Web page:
Shortage of ATMs hobbles Nigeria's cash-less initiative
Nigeria remains more than 40,000 short of the number of ATM installations needed to serve its 180 million citizens, but has "come a long way," according to a spokeswoman from the Nigerian Interbank Settlement System.
A report by All Africa quoted Lilian Phido of NIBSS as saying, "I can tell you that we will get there; it can only be better."
Certainly, some Nigerians believe it couldn't get worse. According to All Africa, "glitches" including fraud, network outages and failed transactions have been a constant frustration, particularly through the holiday season.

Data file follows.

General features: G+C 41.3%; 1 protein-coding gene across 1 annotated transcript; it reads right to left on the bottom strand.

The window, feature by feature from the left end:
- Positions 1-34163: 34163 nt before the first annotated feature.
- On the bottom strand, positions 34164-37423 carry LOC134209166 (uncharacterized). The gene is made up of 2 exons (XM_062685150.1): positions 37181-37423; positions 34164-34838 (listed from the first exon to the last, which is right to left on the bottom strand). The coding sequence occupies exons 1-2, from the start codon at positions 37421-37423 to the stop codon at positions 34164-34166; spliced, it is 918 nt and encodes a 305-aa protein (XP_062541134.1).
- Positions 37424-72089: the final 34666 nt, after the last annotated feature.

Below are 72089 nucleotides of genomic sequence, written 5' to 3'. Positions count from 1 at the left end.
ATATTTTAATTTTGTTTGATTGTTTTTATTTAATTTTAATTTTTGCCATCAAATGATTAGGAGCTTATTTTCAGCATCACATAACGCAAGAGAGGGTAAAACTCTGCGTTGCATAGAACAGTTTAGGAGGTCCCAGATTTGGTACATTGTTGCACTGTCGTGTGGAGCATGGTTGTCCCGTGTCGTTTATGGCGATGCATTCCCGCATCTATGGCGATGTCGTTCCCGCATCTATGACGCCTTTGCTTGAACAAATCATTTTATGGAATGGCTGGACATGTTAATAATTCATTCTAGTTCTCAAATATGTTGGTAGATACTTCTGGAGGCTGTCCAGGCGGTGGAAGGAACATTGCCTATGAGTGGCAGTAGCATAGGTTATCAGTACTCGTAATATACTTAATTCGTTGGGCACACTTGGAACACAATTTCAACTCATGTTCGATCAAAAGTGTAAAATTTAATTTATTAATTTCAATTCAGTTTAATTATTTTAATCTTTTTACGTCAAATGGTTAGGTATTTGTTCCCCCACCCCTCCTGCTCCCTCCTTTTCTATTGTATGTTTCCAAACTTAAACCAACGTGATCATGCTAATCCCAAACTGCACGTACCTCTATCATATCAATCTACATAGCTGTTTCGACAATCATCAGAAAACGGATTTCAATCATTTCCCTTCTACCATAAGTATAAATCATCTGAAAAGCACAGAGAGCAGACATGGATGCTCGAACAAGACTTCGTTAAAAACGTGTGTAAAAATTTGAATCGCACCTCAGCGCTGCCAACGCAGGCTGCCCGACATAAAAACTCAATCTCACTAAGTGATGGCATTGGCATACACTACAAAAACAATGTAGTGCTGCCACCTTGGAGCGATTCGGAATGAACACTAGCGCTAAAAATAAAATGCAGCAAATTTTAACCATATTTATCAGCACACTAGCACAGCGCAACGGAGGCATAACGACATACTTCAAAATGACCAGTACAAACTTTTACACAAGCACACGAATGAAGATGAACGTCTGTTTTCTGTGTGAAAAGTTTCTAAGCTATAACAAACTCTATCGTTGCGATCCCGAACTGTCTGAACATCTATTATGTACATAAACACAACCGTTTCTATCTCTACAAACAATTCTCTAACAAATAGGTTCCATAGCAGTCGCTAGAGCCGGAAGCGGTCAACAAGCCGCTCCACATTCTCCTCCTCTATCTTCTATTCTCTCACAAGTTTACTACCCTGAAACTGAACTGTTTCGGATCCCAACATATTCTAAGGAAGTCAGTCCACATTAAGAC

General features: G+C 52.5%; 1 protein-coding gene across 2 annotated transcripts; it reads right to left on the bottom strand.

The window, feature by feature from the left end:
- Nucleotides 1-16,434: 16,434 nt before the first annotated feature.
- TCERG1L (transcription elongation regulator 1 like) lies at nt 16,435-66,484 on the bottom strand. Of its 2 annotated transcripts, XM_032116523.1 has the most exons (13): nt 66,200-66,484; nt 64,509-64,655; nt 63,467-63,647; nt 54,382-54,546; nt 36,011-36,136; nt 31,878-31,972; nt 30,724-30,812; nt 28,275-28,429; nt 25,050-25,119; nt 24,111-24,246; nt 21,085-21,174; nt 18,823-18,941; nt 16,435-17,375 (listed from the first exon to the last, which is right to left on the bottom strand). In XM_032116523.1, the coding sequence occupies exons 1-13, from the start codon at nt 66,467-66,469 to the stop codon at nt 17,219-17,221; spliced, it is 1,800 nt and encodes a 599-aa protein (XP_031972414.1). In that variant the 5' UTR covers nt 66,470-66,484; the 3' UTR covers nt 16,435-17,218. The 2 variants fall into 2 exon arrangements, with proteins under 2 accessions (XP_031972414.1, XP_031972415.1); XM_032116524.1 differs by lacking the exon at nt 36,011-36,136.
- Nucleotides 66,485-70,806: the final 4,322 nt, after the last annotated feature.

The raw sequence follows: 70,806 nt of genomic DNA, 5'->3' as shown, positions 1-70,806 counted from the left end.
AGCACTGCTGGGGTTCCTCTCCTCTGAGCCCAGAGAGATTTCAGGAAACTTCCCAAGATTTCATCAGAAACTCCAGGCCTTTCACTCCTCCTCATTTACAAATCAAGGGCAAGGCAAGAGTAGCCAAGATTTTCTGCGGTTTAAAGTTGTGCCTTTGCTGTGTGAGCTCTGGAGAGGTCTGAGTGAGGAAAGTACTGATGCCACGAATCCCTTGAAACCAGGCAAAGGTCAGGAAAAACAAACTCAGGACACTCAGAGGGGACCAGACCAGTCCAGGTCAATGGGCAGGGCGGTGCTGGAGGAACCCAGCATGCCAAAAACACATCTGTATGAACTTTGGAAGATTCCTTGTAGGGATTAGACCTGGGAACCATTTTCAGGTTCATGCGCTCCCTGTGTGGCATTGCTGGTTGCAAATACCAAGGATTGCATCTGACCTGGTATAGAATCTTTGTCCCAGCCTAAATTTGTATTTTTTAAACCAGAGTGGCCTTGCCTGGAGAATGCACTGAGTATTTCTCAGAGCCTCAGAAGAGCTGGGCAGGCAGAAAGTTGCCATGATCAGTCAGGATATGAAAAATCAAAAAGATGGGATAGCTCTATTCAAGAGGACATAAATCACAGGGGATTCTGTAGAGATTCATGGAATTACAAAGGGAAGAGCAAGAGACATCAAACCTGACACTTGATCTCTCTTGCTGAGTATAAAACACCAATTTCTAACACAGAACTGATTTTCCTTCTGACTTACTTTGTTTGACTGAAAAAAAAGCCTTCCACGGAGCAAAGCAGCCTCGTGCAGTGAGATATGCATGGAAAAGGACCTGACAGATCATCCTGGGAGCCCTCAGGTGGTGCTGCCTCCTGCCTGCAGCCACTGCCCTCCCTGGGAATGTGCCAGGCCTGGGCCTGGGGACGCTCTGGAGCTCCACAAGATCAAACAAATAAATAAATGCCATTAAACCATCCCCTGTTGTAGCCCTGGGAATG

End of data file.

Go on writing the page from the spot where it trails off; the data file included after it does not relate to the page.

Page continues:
Various media reports have said large numbers of Nigerians have stood for hours in deep queues at ATMs, waiting for their turn to get cash.
But even with this inefficiency to contend with, consumers did manage to withdraw 3.5 trillion naira ($11.13 billion) from Nigeria's approximately 17,253 ATMs from January through September, according to numbers from NIBSS.
With its 2011 cash-less initiative, the Nigerian government set out to persuade citizens to bank their money, rather than carrying large amounts on their person or hiding it in their homes.
ATMs were to have provided a means for consumers to hold only the cash they need day to day, but the shortage of installations has hampered the cash-less effort.
However, it has given a boost to the check printing industry. NIBSS statistics show an increase in check transactions — attributable to reliability issues plaguing the Nigerian payments network.